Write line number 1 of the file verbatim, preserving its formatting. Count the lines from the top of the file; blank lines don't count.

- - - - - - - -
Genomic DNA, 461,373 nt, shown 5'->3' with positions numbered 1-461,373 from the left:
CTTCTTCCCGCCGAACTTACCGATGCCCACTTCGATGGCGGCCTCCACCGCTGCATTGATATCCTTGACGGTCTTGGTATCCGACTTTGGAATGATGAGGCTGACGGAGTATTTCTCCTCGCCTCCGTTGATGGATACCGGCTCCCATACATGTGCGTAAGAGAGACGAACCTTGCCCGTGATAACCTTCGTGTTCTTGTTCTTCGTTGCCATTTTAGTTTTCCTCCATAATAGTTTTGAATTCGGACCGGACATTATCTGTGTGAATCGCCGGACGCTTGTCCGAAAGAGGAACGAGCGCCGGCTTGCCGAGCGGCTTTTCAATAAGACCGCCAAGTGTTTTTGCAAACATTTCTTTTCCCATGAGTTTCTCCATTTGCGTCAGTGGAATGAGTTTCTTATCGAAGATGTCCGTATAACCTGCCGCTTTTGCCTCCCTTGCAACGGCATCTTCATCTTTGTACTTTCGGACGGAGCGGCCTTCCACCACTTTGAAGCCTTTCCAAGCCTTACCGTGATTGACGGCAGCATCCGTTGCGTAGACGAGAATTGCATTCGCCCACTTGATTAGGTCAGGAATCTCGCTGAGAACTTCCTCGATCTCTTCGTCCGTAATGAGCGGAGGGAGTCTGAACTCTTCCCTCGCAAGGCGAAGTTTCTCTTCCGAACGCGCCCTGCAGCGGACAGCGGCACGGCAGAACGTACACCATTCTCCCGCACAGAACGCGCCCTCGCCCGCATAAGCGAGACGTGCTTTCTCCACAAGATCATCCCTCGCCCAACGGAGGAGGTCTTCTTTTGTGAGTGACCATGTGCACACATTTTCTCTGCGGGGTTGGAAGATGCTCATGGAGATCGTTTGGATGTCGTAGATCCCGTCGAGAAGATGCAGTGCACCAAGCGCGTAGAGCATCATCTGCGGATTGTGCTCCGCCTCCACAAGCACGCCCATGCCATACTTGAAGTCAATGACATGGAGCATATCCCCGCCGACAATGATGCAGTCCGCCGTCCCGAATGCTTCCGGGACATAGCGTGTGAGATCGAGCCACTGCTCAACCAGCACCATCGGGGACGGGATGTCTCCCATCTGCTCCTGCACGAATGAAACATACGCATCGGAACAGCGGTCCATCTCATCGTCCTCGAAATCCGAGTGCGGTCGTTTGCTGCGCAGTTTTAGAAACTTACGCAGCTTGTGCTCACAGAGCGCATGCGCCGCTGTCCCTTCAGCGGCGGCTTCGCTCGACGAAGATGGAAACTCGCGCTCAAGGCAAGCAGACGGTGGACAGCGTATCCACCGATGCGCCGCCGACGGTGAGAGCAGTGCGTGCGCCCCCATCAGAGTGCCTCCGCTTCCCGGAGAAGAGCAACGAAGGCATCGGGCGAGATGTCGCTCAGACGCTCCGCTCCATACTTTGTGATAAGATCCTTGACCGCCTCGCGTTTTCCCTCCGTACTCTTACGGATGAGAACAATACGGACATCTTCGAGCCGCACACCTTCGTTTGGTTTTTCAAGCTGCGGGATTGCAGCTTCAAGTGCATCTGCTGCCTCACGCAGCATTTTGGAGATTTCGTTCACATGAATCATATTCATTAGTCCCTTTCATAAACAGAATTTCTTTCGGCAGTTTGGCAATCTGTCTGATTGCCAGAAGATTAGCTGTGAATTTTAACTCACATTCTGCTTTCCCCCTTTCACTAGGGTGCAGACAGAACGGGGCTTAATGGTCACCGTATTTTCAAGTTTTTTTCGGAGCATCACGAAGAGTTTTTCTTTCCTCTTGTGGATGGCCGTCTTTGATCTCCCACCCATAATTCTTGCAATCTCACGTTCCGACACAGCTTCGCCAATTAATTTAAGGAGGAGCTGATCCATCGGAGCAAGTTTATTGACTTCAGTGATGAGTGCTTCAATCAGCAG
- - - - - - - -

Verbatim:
Genomic DNA, 461,373 nt, shown 5'->3' with positions numbered 1-461,373 from the left: